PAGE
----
- M29, A Young Open Cluster in the Summer Triangle: June 3, 2013
- M30, A Straggling Globular Cluster: November 26, 2012
- M31, Andromeda, the Object that Opened Up the Universe: September 2, 2013
- M32, The Smallest Messier Galaxy: November 4, 2013
- M33, The Triangulum Galaxy: February 25, 2013
- M34, A Bright, Close Delight of the Winter Skies: October 14, 2013
- M36, A High-Flying Cluster in the Winter Skies: November 18, 2013
- M37, A Rich Open Star Cluster: December 3, 2012
- M38, A Real-Life Pi-in-the-Sky Cluster: April 29, 2013
- M39, The Closest Messier Original: November 11, 2013
- M40, Messier’s Greatest Mistake: April 1, 2013
- M41, The Dog Star’s Secret Neighbor: January 7, 2013
- M42, The Great Orion Nebula: February 3, 2014
- M44, The Beehive Cluster / Praesepe: December 24, 2012
- M45, The Pleiades: October 29, 2012
- M46, The ‘Little Sister’ Cluster: December 23, 2013
- M47, A Big, Blue, Bright Baby Cluster: December 16, 2013
- M48, A Lost-and-Found Star Cluster: February 11, 2013
- M49, Virgo’s Brightest Galaxy: March 3, 2014
- M50, Brilliant Stars for a Winter’s Night: December 2, 2013
- M51, The Whirlpool Galaxy: April 15th, 2013
- M52, A Star Cluster on the Bubble: March 4, 2013
- M53, The Most Northern Galactic Globular: February 18, 2013
- M54, The First Extragalactic Globular: September 22, 2014
- M55, The Most Elusive Globular Cluster: September 29, 2014
- M56, The Methuselah of Messier Objects: August 12, 2013
- M57, The Ring Nebula: July 1, 2013
- M58, The Farthest Messier Object (for now): April 7, 2014
- M59, An Elliptical Rotating Wrongly: April 28, 2014
- M60, The Gateway Galaxy to Virgo: February 4, 2013
- M61, A Star-Forming Spiral: April 14, 2014
- M62, The Galaxy’s First Globular With A Black Hole: August 11, 2014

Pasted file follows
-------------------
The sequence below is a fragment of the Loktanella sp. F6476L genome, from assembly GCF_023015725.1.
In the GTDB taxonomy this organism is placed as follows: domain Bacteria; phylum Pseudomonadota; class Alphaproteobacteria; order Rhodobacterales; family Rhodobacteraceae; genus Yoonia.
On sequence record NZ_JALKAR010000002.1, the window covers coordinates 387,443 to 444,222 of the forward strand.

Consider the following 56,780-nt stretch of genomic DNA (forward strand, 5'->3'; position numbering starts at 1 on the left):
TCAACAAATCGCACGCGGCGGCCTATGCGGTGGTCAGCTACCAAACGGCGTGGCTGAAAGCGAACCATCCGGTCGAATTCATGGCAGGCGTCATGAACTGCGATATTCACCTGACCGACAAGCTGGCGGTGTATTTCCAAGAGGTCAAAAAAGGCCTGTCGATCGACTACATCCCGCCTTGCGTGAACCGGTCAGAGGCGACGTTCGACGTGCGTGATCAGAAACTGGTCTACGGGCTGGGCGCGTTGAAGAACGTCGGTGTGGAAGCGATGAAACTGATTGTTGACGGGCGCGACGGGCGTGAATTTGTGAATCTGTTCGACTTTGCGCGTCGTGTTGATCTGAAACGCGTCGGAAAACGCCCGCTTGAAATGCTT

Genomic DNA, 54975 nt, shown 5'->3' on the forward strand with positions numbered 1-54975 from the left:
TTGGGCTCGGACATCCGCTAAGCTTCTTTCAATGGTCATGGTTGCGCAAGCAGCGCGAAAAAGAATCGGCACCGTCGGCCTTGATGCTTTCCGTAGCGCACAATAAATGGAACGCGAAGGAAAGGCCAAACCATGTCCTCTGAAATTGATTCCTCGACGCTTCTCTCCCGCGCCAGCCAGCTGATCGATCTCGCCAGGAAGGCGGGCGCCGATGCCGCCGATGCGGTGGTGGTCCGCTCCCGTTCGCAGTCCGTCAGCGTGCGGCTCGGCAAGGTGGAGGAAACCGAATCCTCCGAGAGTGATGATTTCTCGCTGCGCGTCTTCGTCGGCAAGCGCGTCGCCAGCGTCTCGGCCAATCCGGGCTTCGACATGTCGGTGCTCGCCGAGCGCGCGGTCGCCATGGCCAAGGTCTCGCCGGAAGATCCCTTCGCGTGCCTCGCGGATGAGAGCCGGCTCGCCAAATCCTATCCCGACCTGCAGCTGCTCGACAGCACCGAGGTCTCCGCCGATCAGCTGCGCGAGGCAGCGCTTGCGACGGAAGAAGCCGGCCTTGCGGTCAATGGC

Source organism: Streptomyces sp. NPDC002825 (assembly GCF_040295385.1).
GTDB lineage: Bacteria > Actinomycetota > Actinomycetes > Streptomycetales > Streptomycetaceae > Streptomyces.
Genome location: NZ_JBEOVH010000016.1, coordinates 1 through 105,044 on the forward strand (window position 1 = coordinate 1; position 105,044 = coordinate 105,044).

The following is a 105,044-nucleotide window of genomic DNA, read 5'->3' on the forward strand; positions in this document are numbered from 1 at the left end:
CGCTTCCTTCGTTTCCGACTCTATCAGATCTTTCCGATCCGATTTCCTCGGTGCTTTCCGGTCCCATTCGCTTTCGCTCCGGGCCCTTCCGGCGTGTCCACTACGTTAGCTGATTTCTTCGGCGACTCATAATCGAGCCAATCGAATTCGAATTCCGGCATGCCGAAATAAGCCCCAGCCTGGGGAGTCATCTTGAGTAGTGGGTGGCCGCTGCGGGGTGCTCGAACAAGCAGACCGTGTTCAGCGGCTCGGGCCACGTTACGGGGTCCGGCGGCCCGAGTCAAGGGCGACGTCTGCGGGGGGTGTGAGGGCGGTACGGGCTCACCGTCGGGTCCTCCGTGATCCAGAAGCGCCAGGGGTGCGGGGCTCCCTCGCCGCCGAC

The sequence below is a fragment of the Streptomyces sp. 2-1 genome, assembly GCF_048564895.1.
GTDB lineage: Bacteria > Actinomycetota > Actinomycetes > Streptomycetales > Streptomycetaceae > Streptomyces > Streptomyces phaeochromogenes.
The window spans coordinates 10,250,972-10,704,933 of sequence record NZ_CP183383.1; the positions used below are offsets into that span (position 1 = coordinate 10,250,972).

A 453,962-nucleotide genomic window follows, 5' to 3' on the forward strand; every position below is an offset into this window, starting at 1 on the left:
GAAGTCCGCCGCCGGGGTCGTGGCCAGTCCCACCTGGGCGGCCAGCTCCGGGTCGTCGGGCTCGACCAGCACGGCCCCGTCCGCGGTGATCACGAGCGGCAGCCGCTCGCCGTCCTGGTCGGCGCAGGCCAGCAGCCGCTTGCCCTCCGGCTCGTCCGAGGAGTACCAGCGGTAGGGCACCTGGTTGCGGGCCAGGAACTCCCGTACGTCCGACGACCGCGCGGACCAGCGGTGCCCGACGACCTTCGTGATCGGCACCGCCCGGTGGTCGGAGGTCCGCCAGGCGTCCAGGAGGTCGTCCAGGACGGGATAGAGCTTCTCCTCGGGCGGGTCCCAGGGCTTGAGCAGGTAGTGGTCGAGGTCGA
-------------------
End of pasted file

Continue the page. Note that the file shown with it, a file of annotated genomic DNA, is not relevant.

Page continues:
- M63, The Sunflower Galaxy: January 6, 2014
- M64, The Black Eye Galaxy: February 24, 2014
- M65, The First Messier Supernova of 2013: March 25, 2013
- M66, The King of the Leo Triplet: January 27, 2014
- M67, Messier’s Oldest Open Cluster: January 14, 2013
- M68, The Wrong-Way Globular Cluster: March 17, 2014
- M69, A Titan in a Teapot: September 1, 2014
- M70, A Miniature Marvel: September 15, 2014
- M71, A Very Unusual Globular Cluster: July 15, 2013
- M72, A Diffuse, Distant Globular at the End-of-the-Marathon: March 18, 2013
- M73, A Four-Star Controversy Resolved: October 21, 2013
- M74, The Phantom Galaxy at the Beginning-of-the-Marathon: March 11, 2013
- M75, The Most Concentrated Messier Globular: September 23, 2013
- M77, A Secretly Active Spiral Galaxy: October 7, 2013
- M78, A Reflection Nebula: December 10, 2012
- M79, A Cluster Beyond Our Galaxy: November 25, 2013
- M80, A Southern Sky Surprise: June 30, 2014
- M81, Bode’s Galaxy: November 19, 2012
- M82, The Cigar Galaxy: May 13, 2013
- M83, The Southern Pinwheel Galaxy, January 21, 2013
- M84, The Galaxy at the Head-of-the-Chain, May 26, 2014
- M85, The Most Northern Member of the Virgo Cluster, February 10, 2014
- M86, The Most Blueshifted Messier Object, June 10, 2013
- M87, The Biggest One of them All, March 31, 2014
- M88, A Perfectly Calm Spiral in a Gravitational Storm, March 24, 2014
- M89, The Most Perfect Elliptical, July 21, 2014
- M90, The Better-You-Look, The Better-It-Gets Galaxy, May 19, 2014
- M91, A Spectacular Solstice Spiral, June 16, 2014
- M92, The Second Greatest Globular in Hercules, April 22, 2013
- M93, Messier’s Last Original Open Cluster, January 13, 2014
- M94, A double-ringed mystery galaxy, August 19, 2013
- M95, A Barred Spiral Eye Gazing At Us, January 20, 2014
- M96, A Galactic Highlight to Ring in the New Year, December 30, 2013
- M97, The Owl Nebula, January 28, 2013
- M98, A Spiral Sliver Headed Our Way, March 10, 2014
- M99, The Great Pinwheel of Virgo, July 29, 2013
- M100, Virgo’s Final Galaxy, July 28, 2014
- M101, The Pinwheel Galaxy, October 28, 2013
- M102, A Great Galactic Controversy: December 17, 2012
- M103, The Last ‘Original’ Object: September 16, 2013
- M104, The Sombrero Galaxy: May 27, 2013
- M105, A Most Unusual Elliptical: April 21, 2014
- M106, A Spiral with an Active Black Hole: December 9, 2013
- M107, The Globular that Almost Didn’t Make it: June 2, 2014
- M108, A Galactic Sliver in the Big Dipper: July 22, 2013
- M109, The Farthest Messier Spiral: September 30, 2013
With a bright, young Moon out next week (and Halloween approaching), the skies will have an awful lot to offer. Don’t miss next Monday’s treat, and until then, enjoy your skies!